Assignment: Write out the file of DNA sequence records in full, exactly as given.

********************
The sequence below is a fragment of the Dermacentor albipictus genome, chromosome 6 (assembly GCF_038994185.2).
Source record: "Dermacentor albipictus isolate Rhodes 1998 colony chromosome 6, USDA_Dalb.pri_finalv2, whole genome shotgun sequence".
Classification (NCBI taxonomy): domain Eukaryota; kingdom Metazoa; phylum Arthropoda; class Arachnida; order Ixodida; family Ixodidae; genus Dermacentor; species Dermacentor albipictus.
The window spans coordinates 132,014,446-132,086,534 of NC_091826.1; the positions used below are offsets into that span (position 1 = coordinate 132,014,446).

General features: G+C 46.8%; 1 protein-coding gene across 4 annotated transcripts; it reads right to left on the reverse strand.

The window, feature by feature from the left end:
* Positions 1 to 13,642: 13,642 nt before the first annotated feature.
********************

The sequence below is a fragment of the Dermacentor albipictus genome, chromosome 6 (assembly GCF_038994185.2).
Source record: "Dermacentor albipictus isolate Rhodes 1998 colony chromosome 6, USDA_Dalb.pri_finalv2, whole genome shotgun sequence".
Classification (NCBI taxonomy): domain Eukaryota; kingdom Metazoa; phylum Arthropoda; class Arachnida; order Ixodida; family Ixodidae; genus Dermacentor; species Dermacentor albipictus.
The window spans coordinates 132,014,446-132,086,534 of NC_091826.1; the positions used below are offsets into that span (position 1 = coordinate 132,014,446).

General features: G+C 46.8%; 1 protein-coding gene across 4 annotated transcripts; it reads right to left on the reverse strand.

The window, feature by feature from the left end:
* Positions 1 to 13,642: 13,642 nt before the first annotated feature.